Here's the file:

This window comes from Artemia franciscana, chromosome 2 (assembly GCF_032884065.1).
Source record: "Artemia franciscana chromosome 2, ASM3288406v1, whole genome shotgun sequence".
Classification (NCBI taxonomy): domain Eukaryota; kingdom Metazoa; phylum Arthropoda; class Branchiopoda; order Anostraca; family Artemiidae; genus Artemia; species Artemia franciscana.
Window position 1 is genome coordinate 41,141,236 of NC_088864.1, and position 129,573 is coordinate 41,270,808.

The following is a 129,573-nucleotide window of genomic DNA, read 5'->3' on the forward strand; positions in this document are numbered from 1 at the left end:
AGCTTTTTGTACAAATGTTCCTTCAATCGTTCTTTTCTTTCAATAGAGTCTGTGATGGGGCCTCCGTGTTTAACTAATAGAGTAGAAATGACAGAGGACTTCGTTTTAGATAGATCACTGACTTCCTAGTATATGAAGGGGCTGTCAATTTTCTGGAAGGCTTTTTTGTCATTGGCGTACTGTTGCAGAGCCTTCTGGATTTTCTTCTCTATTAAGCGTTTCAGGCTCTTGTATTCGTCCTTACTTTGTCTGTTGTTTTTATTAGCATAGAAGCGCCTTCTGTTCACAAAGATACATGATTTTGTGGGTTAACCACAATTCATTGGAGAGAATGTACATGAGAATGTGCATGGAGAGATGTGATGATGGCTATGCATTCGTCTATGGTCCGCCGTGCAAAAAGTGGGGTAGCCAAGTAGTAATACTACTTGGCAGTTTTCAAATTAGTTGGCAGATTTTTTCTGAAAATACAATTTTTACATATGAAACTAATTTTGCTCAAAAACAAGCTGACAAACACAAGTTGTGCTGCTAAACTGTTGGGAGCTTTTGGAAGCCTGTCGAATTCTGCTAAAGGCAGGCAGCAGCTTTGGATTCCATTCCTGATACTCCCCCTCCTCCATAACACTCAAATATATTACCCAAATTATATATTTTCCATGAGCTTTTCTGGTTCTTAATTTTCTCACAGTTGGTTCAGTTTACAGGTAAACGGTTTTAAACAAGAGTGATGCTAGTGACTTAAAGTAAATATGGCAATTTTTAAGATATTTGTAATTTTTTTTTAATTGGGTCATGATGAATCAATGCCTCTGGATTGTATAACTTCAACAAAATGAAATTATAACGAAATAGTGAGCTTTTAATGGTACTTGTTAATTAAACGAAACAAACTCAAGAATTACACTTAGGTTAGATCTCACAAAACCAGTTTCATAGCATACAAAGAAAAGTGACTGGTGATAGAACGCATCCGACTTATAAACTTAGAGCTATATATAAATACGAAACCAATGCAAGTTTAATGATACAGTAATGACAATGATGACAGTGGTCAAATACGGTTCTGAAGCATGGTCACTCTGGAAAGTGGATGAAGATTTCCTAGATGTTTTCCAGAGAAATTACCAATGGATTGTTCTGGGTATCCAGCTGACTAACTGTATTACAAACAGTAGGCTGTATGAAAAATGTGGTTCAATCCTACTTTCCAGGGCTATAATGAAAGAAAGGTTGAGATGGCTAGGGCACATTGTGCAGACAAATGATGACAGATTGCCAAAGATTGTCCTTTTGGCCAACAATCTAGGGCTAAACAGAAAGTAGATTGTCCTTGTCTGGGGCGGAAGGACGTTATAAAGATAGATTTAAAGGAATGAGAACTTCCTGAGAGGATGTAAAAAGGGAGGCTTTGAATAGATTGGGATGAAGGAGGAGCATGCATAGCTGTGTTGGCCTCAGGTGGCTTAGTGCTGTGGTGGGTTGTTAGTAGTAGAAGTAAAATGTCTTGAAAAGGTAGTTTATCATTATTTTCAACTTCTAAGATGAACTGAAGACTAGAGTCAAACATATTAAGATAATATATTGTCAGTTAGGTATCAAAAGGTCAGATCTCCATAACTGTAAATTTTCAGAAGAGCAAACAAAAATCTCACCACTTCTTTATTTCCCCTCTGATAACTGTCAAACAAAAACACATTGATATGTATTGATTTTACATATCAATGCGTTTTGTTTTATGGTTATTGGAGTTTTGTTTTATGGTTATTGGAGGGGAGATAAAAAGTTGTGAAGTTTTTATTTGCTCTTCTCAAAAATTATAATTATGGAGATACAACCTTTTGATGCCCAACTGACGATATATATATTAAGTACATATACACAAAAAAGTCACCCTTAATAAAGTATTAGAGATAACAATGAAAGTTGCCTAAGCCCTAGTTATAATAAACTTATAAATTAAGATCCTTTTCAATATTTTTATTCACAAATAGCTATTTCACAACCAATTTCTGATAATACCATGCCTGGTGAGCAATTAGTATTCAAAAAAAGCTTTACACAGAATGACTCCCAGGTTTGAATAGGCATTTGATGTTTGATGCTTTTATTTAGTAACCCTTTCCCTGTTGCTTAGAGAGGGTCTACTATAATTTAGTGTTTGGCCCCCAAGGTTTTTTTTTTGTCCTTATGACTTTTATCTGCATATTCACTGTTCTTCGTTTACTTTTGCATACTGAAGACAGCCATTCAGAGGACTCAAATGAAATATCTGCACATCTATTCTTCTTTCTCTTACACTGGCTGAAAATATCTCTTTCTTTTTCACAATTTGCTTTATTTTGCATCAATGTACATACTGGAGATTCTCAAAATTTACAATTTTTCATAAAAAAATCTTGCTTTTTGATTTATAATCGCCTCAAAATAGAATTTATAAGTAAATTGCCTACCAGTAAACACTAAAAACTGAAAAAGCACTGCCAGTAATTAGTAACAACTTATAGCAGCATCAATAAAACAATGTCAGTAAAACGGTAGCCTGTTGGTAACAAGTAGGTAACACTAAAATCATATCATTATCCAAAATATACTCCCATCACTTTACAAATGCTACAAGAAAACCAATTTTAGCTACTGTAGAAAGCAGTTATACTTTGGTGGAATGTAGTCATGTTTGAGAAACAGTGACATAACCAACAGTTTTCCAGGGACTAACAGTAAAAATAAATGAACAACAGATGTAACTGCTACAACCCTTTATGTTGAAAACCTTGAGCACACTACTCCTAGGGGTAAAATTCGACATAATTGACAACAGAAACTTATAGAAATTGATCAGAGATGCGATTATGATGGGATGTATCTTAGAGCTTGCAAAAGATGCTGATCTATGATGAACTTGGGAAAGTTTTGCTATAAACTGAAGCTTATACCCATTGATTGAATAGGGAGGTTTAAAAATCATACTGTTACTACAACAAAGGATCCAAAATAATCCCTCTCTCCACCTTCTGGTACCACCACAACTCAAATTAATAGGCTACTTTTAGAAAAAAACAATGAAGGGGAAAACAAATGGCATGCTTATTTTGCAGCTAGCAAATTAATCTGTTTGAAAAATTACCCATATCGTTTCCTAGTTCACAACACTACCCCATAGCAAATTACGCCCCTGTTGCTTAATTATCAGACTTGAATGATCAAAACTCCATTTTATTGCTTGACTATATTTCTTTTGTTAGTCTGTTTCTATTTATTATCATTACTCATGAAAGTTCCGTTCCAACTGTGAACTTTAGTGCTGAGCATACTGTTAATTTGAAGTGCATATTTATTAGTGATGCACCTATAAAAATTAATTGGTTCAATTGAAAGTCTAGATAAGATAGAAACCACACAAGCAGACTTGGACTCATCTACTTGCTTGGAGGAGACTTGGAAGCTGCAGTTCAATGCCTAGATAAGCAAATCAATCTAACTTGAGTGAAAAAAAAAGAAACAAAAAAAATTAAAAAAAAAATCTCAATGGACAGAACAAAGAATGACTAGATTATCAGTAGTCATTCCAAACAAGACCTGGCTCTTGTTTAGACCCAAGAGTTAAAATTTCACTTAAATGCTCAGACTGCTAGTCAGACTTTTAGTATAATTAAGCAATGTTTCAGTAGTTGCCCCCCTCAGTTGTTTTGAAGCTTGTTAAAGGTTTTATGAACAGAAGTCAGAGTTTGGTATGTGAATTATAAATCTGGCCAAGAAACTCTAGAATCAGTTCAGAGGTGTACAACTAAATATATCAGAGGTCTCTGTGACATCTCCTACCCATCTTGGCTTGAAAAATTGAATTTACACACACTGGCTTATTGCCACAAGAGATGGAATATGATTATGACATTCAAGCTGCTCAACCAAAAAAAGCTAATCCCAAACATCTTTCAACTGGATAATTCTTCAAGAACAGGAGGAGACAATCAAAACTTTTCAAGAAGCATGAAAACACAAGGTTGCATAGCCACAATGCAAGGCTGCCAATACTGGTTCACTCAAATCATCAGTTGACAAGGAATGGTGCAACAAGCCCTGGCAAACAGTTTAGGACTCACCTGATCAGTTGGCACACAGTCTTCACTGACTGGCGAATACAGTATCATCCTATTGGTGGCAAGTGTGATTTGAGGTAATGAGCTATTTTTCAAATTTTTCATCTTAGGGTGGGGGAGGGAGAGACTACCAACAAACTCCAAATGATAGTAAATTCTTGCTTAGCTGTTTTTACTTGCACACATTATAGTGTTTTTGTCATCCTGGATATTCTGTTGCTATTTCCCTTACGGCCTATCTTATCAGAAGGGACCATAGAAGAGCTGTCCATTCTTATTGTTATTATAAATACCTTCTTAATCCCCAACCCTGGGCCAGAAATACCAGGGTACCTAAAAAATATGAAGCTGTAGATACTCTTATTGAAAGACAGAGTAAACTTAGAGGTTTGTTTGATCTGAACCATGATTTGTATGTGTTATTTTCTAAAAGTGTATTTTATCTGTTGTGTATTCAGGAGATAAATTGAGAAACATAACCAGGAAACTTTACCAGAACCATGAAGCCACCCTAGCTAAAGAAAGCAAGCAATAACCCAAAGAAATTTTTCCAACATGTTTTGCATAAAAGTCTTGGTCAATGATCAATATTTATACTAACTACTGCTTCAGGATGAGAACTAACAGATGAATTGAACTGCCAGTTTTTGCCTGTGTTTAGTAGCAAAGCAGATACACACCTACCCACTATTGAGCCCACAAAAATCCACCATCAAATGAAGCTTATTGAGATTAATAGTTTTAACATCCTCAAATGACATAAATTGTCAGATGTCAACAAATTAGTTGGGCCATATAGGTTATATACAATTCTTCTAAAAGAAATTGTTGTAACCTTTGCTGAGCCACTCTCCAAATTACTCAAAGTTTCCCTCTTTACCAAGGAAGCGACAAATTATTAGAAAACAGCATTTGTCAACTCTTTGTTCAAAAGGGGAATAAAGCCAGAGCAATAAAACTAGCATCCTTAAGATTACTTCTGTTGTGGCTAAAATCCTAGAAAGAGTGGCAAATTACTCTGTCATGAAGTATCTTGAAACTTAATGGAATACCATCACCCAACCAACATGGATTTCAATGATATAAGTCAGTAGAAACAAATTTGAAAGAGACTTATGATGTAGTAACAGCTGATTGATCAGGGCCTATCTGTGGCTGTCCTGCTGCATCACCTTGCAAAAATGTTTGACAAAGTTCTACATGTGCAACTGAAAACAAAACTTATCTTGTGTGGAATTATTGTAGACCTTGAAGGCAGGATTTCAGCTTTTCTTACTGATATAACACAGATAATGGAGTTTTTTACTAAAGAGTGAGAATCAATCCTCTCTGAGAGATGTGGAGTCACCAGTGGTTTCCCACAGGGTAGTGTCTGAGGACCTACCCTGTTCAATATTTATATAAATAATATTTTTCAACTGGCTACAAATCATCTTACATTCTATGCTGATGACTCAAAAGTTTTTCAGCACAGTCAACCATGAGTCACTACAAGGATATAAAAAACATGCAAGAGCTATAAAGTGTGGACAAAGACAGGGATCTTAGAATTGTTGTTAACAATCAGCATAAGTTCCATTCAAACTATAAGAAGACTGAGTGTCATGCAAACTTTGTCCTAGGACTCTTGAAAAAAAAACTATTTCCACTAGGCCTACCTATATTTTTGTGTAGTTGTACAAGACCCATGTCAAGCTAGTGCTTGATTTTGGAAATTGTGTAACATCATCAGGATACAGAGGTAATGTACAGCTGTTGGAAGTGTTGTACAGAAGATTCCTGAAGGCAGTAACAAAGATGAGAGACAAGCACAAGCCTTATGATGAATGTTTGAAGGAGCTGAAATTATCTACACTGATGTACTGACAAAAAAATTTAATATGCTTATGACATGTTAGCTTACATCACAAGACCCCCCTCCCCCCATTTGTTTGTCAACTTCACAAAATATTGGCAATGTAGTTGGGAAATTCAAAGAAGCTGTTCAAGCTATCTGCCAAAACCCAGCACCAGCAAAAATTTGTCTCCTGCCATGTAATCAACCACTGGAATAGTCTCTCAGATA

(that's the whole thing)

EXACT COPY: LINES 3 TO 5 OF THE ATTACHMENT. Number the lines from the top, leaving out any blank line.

Classification (NCBI taxonomy): domain Eukaryota; kingdom Metazoa; phylum Arthropoda; class Branchiopoda; order Anostraca; family Artemiidae; genus Artemia; species Artemia franciscana.
Window position 1 is genome coordinate 41,141,236 of NC_088864.1, and position 129,573 is coordinate 41,270,808.

The following is a 129,573-nucleotide window of genomic DNA, read 5'->3' on the forward strand; positions in this document are numbered from 1 at the left end: